Laser research revolutionises the diagnosis and treatment of dementia and cancer
Prosperity Partnerships fund innovative laser research
Innovative research using ultra-pure lasers, led by the University of St Andrews and M Squared, could benefit researchers looking for new ways to diagnose and treat dementia and cancer.
Laser-based imaging techniques using light scattering will be applied in medical research for early diagnosis of cancer and other diseases, together with research into measurement techniques which use light scattering and interference. It is hoped that the results will transform current diagnosis and treatment capabilities.
Funding for the revolutionary research will come from the Prosperity Partnerships, a new £78 million government fund from the Engineering and Physical Sciences Research Council (EPSRC) and the Industrial Strategy Challenge Fund (ISCF).
The Prosperity Partnerships create exciting opportunities for industry and academia to work together on strategically significant problems to address societal needs. Collaborative research will focus on light sheet imaging to develop new technologies that will give a better understanding of issues in neuroscience and dementia.
Professor Kishan Dholakia, Professor of Physics at the University of St Andrews said:
“The potential for us to drive forward new research ideas with the goal of creating real tangible benefit for UK’s societal needs is very inspiring. This is a very timely and exciting venture that builds upon our very strong relationship with M Squared that aims to rapidly transfer new innovations from the University into real-world impact.”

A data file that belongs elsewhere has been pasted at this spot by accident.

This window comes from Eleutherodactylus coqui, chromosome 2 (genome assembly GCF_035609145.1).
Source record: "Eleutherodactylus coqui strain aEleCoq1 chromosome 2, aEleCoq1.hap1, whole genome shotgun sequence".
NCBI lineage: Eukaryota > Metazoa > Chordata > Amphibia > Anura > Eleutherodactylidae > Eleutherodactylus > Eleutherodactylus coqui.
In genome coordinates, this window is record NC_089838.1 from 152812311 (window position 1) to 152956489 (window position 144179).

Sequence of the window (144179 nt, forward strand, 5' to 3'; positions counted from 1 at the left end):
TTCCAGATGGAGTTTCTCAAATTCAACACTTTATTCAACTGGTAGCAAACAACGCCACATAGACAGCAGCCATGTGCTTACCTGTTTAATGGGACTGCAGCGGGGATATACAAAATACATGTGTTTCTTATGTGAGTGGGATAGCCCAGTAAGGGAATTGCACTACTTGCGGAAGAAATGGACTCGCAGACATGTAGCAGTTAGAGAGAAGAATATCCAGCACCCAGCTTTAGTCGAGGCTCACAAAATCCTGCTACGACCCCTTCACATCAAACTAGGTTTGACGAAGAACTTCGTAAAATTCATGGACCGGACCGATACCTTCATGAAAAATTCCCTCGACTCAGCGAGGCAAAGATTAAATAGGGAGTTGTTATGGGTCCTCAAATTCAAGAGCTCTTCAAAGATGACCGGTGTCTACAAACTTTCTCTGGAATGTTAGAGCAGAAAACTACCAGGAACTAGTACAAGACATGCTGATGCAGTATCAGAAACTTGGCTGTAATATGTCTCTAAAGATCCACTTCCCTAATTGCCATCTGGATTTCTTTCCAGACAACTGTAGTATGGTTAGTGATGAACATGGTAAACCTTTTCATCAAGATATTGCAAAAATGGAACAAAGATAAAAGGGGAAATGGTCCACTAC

Dr Graeme Malcom OBE, CEO and Co-Founder of M Squared said:
“Biophotonics and laser-based innovations can have a huge impact in medicine. Our work with research partners, and in particular the University of St Andrews, brings our technology much closer to the sectors – including medicine, industrials and even quantum computing – where our work can have the largest impact. We have a lot of confidence in this project, made possible by the EPSRC.”
Prof Kishan Dholakia and Dr Graeme Malcolm OBE at EPSRC's 'Supporting a Prosperous Nation' event.
As part of the Prosperity Partnerships programme, ten universities will lead on 11 projects that range from the future networks for digital infrastructure to offshore wind, partnering with businesses operating in key areas of the innovation landscape. These include household names such as Siemens, BP and Unilever but also firms like M Squared that are leading in new areas such as quantum technologies.
The Prosperity Partnerships will receive £31 million of government funding from the EPSRC and the ISCF. This will be matched by a further £36 million from partner organisations in cash or in-kind contributions, plus £11 million from universities’ funds, totalling £78 million in all.
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Credit: Dr Anthony Vernon and Robert Chesters, Department of Basic and Clinical Neuroscience, Maurice Wohl Clinical Neuroscience Institute, Institute of Psychiatry,Psychology and Neuroscience; MRC Centre for Neurodevelopment Disorders, King’s College London.